The internet collectively breathed a sigh of relief last month after the Supreme Court temporarily blocked Texas HB20 — a proposal that would prohibit online platforms from removing hateful, violent and spammy content, forcing them to host it. It’s the latest Republican attempt at government intervention which they say will prevent “censorship” of conservative viewpoints.
The court’s decision was swift and came down on the side of preserving online services’ current freedom to moderate — for now. But Democrats calling for companies to take down harmful content have to understand the urgency of what still is on the line.
Right now, online services can take down what’s known as “lawful but awful,” speech. If someone were to post a video of animal abuse on Facebook, Meta can delete it. If a Russian troll were to tweet out misinformation, Twitter could ban them and remove the content. And if someone were to post violent, white supremist content to YouTube, the platform could remove it. The content in terms of speech is legal, but removed by platforms to keep their communities healthy and inviting.
If Texas has its way, platforms would be barred from removing this content by making it illegal for platforms with more than 50 million monthly users from moderating posts based on “viewpoint.” But in the same way Congress can’t compel The New York Times to cover certain topics, Texas can’t compel social media companies to host certain kinds of speech.
The stakes here are very real. Meta announced last fall that it had removed over 20 million pieces of content from Facebook containing misleading information about COVID-19 since the start of the pandemic. Democrats have called on companies to go even further, introducing legislation that would hold the social platforms themselves responsible for health-related misinformation on their platforms.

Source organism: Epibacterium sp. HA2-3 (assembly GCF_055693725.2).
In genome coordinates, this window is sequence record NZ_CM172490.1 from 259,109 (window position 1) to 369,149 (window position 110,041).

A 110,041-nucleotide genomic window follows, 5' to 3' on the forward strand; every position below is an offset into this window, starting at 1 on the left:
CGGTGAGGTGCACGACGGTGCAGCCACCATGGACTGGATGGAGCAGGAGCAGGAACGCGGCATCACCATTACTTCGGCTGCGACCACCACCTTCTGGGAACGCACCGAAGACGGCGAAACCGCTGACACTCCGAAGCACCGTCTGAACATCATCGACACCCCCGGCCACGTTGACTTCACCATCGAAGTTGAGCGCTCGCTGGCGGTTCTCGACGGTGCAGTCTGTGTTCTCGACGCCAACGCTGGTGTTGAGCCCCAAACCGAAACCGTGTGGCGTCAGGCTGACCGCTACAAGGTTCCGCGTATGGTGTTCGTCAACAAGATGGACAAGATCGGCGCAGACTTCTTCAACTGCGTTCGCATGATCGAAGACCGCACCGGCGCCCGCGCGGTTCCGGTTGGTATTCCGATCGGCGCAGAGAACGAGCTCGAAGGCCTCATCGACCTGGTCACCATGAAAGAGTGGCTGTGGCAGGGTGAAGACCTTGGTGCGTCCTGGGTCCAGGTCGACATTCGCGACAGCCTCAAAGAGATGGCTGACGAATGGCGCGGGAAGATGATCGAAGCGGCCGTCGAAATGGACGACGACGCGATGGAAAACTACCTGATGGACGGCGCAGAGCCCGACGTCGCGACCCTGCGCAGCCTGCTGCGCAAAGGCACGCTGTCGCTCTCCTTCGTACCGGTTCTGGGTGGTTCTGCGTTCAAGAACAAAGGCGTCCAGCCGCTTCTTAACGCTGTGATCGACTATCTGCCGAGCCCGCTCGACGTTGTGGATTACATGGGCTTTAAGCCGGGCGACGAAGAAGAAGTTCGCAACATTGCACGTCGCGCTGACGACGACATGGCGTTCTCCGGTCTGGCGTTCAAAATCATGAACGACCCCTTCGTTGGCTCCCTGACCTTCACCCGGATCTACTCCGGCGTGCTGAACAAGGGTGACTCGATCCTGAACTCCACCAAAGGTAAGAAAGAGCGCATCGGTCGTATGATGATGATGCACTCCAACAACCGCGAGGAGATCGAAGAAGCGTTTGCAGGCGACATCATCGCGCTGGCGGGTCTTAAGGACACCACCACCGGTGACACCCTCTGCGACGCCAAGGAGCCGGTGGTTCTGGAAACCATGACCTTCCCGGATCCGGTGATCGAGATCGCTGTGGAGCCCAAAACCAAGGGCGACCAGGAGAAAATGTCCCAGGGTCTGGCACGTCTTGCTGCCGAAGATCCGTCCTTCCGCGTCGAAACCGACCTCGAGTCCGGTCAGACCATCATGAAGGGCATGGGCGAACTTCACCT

But proposals like the one in Texas would have expressly prevented companies from taking any action whatsoever to prevent misinformation posted by users. And while Republicans state legislators craft bills forcing platforms to carry vile content, the response from Democratic lawmakers in Congress has been missing.
Some progressive organizations have sounded the alarm. As the Supreme Court considered Texas’ new social media law, our organization, Chamber of Progress, led a coalition of groups opposing the legislation, including the NAACP and the Anti-Defamation League as well as LGBT safety groups and child protection organizations. Progressives want to empower more content moderation, not less.
If Democratic lawmakers really want tech companies to moderate content and take down harmful content, now would be the time to speak up against Texas’ law.
Big questions about the future of free speech online will be answered in the coming year. The Texas case will return to the appellate court for a decision on the underlying law, and more bills with similar intentions will likely make their way through Republican legislatures. If allowed to pass, they will cripple the ability of tech platforms to prevent misinformation, violence and hate from spreading online.
Democratic leaders are right to continue pushing tech to do more to mitigate harmful content. But they also have to stand up for companies’ legal ability to do so — and firm opposition against GOP proposals like HB20 would be an important first step.
Adam Kovacevich is the founder of Chamber of Progress, a center-left tech industry policy coalition promoting technology’s progressive future; corporate partners for Chamber of Progress include Amazon, Apple, Google and Facebook.